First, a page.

2014-2015 Academic Catalog 
    
    May 25, 2024  
2014-2015 Academic Catalog [ARCHIVED CATALOG]

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BIOL& 212 - Majors Animal



6.0 Credits
Second in three-quarter series (211, 212, 213). An introduction to the patterns and mechanisms of evolution, and animal (invertebrate and vertebrate) diversity, development, anatomy, and physiology. A course for life-science majors and pre-professionals. Prerequisite: BIOL& 211, ENGL& 101 and CHEM& 121 or CHEM& 163 or equivalent each with a grade of 2.0 or higher.

Course-level Learning Objectives (CLOs)
Upon successful completion of this course, students will be able to:

  1. Demonstrate a critical and basic understanding of the nature, process and methodology of science, especially as it relates to the study of evolution, population genetics, animal phylogeny, physiology and development. [REASON]
  2. Describe, identify, and explain, with examples, the important concepts of biology that apply to evolutionary biology, population genetics, animal phylogeny, physiology and development. [REASON]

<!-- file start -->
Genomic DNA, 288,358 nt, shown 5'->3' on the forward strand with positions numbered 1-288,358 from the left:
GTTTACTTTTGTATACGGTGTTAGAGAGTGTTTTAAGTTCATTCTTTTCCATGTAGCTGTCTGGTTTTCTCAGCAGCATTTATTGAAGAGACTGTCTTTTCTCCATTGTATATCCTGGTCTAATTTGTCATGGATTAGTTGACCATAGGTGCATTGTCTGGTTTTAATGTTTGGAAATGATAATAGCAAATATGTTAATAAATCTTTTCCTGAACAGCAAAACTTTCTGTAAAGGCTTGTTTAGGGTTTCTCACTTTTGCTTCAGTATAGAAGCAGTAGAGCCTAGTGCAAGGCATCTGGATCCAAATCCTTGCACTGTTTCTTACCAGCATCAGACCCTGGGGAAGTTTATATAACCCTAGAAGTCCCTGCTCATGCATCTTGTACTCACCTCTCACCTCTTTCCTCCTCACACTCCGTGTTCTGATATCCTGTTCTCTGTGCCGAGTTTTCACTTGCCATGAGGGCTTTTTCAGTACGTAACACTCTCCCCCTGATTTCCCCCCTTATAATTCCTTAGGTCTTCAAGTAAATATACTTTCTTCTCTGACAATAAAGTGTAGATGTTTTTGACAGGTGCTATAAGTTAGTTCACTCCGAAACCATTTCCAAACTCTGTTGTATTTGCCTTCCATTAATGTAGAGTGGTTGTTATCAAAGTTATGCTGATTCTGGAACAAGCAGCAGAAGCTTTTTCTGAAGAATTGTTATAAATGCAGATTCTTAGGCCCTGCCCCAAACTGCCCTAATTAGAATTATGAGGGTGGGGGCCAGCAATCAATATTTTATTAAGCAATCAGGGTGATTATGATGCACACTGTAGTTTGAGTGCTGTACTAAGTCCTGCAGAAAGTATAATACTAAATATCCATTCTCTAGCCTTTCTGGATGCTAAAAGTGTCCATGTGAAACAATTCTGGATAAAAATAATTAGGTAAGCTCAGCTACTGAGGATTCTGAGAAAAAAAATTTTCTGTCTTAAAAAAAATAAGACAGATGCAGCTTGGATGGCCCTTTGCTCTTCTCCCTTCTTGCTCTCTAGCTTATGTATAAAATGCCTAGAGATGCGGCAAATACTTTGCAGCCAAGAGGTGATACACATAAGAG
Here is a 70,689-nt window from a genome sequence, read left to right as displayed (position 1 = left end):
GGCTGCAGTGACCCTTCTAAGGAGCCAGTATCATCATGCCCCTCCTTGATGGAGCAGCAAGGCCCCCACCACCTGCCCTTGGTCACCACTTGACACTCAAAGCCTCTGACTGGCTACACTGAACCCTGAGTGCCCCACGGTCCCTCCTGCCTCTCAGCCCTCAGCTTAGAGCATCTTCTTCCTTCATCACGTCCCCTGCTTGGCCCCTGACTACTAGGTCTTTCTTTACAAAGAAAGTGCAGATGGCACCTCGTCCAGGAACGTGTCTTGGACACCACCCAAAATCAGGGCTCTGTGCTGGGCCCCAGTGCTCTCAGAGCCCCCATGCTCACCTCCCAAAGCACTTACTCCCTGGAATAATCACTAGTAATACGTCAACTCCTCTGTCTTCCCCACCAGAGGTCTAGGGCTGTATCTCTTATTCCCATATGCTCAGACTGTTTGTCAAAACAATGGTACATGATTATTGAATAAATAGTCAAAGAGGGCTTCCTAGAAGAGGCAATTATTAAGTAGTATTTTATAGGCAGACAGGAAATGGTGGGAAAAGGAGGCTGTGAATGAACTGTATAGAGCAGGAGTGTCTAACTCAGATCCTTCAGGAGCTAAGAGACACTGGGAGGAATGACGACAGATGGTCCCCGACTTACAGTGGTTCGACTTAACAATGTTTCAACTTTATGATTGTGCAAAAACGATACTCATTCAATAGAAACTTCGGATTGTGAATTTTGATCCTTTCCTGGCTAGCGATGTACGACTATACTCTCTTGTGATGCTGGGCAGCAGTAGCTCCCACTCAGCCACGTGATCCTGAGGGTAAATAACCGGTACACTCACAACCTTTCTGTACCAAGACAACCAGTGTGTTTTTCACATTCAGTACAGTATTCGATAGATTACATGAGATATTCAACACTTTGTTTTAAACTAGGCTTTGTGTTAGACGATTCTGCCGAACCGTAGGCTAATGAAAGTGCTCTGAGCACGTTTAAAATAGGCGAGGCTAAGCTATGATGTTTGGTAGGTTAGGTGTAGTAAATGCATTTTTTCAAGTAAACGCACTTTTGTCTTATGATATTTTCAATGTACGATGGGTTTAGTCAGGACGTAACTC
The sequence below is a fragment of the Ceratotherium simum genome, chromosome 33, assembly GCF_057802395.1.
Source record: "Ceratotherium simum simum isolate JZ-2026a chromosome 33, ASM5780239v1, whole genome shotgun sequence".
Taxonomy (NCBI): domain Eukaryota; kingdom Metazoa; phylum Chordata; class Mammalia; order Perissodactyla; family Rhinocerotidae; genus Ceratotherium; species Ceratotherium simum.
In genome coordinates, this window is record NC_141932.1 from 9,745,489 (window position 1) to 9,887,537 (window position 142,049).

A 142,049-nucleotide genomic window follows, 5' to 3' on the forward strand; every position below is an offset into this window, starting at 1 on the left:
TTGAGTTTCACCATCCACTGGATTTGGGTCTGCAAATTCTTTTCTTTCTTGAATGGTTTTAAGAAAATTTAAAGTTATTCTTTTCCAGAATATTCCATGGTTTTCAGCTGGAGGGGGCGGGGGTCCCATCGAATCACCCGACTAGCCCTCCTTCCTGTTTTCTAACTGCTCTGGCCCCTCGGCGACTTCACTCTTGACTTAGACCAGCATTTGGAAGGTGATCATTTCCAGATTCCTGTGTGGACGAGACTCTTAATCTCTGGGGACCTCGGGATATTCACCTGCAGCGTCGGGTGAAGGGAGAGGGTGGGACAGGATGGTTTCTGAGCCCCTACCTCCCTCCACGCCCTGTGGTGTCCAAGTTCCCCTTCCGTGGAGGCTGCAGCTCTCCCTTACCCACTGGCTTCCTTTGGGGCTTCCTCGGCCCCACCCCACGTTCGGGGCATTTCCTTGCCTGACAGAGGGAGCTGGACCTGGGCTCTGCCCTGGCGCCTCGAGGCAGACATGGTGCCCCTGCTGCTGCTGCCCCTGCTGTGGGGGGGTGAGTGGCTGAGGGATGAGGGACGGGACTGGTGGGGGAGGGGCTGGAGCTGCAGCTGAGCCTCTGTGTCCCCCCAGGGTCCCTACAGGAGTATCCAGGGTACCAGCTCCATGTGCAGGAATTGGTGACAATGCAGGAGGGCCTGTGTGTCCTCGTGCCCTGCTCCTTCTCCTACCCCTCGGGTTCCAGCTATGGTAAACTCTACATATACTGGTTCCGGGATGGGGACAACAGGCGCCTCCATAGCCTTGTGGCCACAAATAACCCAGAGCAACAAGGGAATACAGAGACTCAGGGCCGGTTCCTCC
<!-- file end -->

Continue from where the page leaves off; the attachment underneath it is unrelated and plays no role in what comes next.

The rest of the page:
3. Describe, compare and contrast major animal phyla with respect to structure and function of the major organ systems (using anatomical, physiological and evolutionary perspectives). [REASON]
  4. Integrate across levels of biological organization to explain particular evolutionary processes, animal morphology and animal physiology. [REASON]
  5. Communicate effectively using language and understanding of evolutionary biology, developmental biology, zoology and animal physiology. [COMMUNICATE]
  6. Correctly and appropriately collect and analyze data, including basic statistical testing. [REASON]
  7. Appropriately select and properly and safely use a variety of laboratory techniques and instruments, including observation and critical examination of microscopic of animal cells, tissues and organs and the basic principles of dissection of animal tissues and organs. [ACT]
  8. Productively work in groups to successfully complete group activities and assignments. [COMMUNICATE]
  9. Demonstrate information literacy: determine the extent of information needed, access information legally and efficiently, evaluate sources critically and incorporate the information effectively and ethically into scientific writing. [REASON]



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